What a weird week it was in cryptoland. But then again, isn't every week?
Last Saturday, Elon Musk gave us a textbook example of "buy the rumor, sell the news." He helped send Dogecoin, his favorite meme token to pump on Twitter, on a rocket ride in the days leading up to his "Saturday Night Live" hosting debut—until the ride abruptly ended minutes before SNL started. By the time Musk's mother Maye Musk name-dropped DOGE in the opening monologue, the coin was sinking fast—it fell from 62 cents to below 50 cents over the course of the next hour. Later in the show, Musk, playing the character of financial expert "Lloyd Ostertag," admitted to Michael Che that Dogecoin is a "hustle"—not a great look, even in a comedy sketch.
As the week began, Musk was the biggest story in crypto, as critics once again asked: Were his DOGE-pumping tweets irresponsible? What does Musk owe to all of his worshipers who bought Dogecoin because of his tweets? (His crypto tweets are not illegal, though they are arguably unethical; in late February, in response to reports that the SEC was investigating his Dogecoin tweets, Musk said, "I hope they do! It would be awesome.")
On Wednesday evening, the narrative changed again when Musk tweeted a bombshell: Tesla, just three months after buying $1.5 billion worth of Bitcoin, will ditch the top cryptocurrency due to environmental concerns.
Huh? As Wedbush analyst Dan Ives wrote, "The nature of Bitcoin mining has not changed in the last three months." Ives called Musk's Bitcoin reversal "surprising and confusing." Decrypt's Scott Chipolina wrote that Musk "has dealt a potentially fatal blow to his image as one of Bitcoin’s biggest advocates." Musk's tweet sent Bitcoin down 15%, and other major coins took a hit as well.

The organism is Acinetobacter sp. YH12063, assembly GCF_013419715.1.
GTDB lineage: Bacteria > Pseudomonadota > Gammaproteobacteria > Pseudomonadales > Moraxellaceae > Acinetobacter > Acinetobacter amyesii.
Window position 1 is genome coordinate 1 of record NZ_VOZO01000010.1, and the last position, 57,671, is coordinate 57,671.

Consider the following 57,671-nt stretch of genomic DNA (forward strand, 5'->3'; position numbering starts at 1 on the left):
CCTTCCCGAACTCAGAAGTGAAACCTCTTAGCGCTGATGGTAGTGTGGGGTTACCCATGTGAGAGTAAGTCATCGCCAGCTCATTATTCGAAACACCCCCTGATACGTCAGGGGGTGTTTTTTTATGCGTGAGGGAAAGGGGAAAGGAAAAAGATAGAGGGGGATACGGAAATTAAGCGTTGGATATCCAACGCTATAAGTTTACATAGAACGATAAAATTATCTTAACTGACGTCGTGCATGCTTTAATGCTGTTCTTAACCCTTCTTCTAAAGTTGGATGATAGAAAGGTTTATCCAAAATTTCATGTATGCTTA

As recently as April 22, Musk was singing a different tune. He tweeted "True" in response to a Jack Dorsey tweet that argued Bitcoin "incentivizes renewable energy." Something clearly changed—the most popular guess is that someone told Musk that Bitcoin's environmental impact is damaging Tesla's green image.
So in a week that brought news of a U.S. DOJ and IRS investigation into Binance, and an eye-popping U.S. inflation reading that raised questions about whether Bitcoin truly is an inflation hedge, Musk's tweets drowned it all out. Elon Musk was again the biggest story in crypto.
Would a tweet about Bitcoin's environmental issues from MicroStrategy CEO Michael Saylor have caused the same level of panic? What about one from Square CEO Jack Dorsey? I don't think so.
Musk is the top poster boy for crypto flag-waving in mainstream tech. Prices move on the whims of his tweets. When Musk and Tesla first bought in, it sent Bitcoin soaring; it's no surprise that Musk and Tesla backing away would have the opposite effect.
Of course, one fickle tech billionaire can't control the future viability of an 11-year-old, trillion-dollar global payments network. Bitcoin is bigger than Elon Musk. But is Dogecoin?
On Thursday, Musk claimed he is "Working with Doge devs to improve system transaction efficiency." (It turns out there are indeed Dogecoin developers; Decrypt's Adriana Hamacher found some who proved to us that Musk has been talking to them since 2019.) That tweet, along with the news that Coinbase will soon list DOGE, came as a gift to DOGE-holders, sending the coin up 30% in a matter of minutes. When Musk tweets, coin go up.
Back in February, Musk cautioned during a Clubhouse chat that his tweets about Dogecoin are meant to be jokes. And many argue that it's not Musk's fault if his fanboys buy up joke coins based on his tweets. In March, I asked Mark Cuban his take on Musk's Dogecoin tweets, and he said, "That's just Elon, right? He likes to raise hell, and he's got the platform to do it." As Bloomberg's Matt Levine wrote on May 6, "Dogecoin is up because it's funny."
But the price impact of Musk's tweets are no joke. And now he appears to be championing Dogecoin in place of Bitcoin. Don't forget he is also CEO of SpaceX, which will launch a moon mission next year paid for in DOGE. This week, he asked his Twitter followers whether Tesla should accept Dogecoin; imagine what that would do to the DOGE price. But his whims could change at any moment, as they did with Bitcoin.
The joke is not so funny anymore to crypto investors.
This is Roberts on Crypto, a weekend column from Decrypt Editor-in-Chief Daniel Roberts and Decrypt Executive Editor Jeff John Roberts. Sign up for the Decrypt email newsletter to receive it in your inbox in the future. And read last weekend's column: Binance and Coinbase Say They Have No Headquarters—That's True and Untrue.